India Rejects Section 377: United Nations Welcomes 'landmark' Supreme Court Judgment Decriminalising Homosexuality. Read It Here

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Minutes after the Supreme Court of India gave a unanimous verdict holding Section 377 (to the extent of sexual acts between consenting adults) as unconstitutional, the United Nations in India has welcomed India decriminalising gay sex.

Written By Ankit Prasad | Mumbai | Updated On:

Minutes after the Supreme Court of India gave a unanimous verdict holding Section 377 (to the extent of sexual acts between consenting adults) as unconstitutional, the United Nations has welcomed India decriminalising gay sex.

Here is the full statement:


United Nations In India Welcomes Supreme Court Judgment Striking Down Section 377

The United Nations in India welcomes the landmark ruling by the Supreme Court of India striking down a key component of Section 377 of the Indian Penal Code which criminalized specific sexual acts between adults, a law dating back to British colonial rule that has targeted in particular lesbian, gay, bisexual, transgender and intersex (LGBTI) individuals and communities.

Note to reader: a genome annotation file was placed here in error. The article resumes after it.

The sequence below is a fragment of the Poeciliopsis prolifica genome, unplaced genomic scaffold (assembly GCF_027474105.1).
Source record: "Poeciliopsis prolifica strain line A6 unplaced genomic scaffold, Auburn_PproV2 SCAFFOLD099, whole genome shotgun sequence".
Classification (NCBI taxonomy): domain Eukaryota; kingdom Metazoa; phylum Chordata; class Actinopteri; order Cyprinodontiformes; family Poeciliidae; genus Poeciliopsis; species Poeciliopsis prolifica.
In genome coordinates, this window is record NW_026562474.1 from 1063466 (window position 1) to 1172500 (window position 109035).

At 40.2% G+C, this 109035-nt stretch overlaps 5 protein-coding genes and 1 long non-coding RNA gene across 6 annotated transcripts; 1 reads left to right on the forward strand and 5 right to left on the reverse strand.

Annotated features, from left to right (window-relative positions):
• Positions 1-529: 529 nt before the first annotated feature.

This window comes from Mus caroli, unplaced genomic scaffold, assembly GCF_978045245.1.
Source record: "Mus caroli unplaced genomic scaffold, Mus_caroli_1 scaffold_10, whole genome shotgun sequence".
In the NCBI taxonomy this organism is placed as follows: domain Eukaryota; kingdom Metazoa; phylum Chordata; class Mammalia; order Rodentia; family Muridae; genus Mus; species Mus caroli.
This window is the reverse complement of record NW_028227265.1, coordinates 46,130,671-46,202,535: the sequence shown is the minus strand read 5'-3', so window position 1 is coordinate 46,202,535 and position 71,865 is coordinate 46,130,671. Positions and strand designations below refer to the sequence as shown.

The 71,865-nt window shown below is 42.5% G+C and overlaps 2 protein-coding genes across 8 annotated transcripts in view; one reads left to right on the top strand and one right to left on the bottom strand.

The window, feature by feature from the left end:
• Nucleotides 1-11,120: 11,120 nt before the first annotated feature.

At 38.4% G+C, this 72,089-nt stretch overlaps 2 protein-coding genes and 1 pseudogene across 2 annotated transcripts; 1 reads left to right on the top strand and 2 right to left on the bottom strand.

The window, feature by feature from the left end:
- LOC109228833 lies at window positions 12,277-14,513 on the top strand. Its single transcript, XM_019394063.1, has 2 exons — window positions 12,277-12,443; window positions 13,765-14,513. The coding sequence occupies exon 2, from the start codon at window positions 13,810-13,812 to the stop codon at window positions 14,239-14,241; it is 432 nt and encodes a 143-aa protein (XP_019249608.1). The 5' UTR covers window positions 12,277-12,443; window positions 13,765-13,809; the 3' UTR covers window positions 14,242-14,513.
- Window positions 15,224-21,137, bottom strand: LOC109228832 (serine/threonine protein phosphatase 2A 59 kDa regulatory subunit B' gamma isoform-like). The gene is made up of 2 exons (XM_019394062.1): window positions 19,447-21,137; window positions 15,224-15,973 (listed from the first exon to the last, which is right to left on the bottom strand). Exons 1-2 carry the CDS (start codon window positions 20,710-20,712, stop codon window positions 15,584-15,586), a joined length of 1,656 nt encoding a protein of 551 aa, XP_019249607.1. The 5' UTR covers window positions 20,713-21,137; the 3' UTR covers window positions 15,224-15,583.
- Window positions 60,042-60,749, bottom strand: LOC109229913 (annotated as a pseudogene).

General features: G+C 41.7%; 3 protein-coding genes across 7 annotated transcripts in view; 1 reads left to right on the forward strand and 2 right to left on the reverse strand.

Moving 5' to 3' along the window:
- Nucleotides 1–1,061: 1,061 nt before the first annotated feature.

Sexual orientation and gender expression form an integral part of an individual’s identity the world over, and violence, stigma and discrimination based on these attributes constitute an egregious violation of human rights. LGBTI persons across the world continue to be the targets of violent attacks and are affected by multiple and intersecting forms of discrimination based on age, gender, ethnicity, disability and social status.

The UN in India sincerely hopes that the court’s ruling will be the first step towards guaranteeing the full range of fundamental rights to LGBTI persons. We also hope that the judgment will boost efforts to eliminate stigma and discrimination against LGBTI persons in all areas of social, economic, cultural and political activity, thereby ensuring a truly inclusive society. The focus must now be on ensuring access to justice, including remedy; effective investigations of acts of violence and discrimination; and effective access to economic, social and cultural rights.


Earlier, five judges, with Chief Justice of India Dipak Misra speaking on behalf of Justice Khanwilkar, had given their verdicts in the case, each raising separate points. Read what each of them said here. 

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